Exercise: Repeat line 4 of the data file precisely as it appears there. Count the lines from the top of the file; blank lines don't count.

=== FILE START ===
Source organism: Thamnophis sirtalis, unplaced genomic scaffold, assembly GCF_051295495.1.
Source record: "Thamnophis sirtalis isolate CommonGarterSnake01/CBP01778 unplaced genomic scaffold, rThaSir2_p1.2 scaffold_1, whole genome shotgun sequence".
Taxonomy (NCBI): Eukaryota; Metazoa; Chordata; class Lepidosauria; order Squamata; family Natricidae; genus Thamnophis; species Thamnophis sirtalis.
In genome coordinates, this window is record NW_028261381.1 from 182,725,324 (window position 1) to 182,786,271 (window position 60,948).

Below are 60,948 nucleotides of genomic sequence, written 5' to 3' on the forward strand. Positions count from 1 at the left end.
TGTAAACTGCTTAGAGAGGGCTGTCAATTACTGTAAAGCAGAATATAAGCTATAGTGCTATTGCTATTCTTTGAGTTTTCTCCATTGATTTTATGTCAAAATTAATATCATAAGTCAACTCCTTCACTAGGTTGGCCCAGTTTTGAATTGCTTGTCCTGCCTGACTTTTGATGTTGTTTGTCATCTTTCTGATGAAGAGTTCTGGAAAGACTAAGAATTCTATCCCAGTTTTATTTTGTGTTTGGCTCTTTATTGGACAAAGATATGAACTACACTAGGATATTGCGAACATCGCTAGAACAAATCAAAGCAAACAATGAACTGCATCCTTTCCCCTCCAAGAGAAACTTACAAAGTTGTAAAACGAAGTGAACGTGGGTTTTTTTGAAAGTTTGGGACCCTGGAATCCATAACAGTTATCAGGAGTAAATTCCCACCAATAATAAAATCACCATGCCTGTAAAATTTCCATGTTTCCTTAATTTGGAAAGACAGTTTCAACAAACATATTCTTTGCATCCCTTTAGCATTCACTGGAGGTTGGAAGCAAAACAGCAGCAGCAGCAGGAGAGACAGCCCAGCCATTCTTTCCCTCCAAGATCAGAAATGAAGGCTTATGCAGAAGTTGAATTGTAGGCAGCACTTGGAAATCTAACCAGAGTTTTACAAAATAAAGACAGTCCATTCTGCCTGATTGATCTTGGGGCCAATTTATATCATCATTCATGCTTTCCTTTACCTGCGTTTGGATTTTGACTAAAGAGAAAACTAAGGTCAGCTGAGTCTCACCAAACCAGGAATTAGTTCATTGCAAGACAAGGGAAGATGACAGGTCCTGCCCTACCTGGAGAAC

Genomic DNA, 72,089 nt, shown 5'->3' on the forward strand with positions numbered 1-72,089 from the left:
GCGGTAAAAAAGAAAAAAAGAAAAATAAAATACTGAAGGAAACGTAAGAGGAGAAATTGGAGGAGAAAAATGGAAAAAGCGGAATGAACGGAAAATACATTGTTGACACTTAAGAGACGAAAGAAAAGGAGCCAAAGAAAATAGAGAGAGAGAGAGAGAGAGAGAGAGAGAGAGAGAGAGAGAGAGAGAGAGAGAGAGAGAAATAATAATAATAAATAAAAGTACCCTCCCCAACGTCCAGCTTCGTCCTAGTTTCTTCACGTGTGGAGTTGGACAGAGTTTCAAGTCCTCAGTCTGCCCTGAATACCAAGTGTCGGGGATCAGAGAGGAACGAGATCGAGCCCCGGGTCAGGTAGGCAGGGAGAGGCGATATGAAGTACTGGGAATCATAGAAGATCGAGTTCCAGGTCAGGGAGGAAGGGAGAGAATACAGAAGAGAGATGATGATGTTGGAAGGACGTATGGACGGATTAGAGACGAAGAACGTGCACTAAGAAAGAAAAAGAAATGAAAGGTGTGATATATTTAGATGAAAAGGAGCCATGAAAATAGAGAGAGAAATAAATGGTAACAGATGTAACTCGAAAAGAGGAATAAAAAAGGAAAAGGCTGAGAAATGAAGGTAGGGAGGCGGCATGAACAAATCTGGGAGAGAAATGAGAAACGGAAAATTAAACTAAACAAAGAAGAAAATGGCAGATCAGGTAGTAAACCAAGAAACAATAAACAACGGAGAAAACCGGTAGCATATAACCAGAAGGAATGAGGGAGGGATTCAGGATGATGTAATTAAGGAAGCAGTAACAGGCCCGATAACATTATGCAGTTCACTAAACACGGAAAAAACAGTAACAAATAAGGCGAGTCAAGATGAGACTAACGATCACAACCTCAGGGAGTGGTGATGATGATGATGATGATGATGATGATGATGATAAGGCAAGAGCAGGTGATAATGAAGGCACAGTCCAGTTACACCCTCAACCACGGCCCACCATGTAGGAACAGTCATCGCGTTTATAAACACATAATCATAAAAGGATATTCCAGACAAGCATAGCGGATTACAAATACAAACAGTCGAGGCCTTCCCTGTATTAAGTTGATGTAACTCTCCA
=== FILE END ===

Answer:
In genome coordinates, this window is record NW_028261381.1 from 182,725,324 (window position 1) to 182,786,271 (window position 60,948).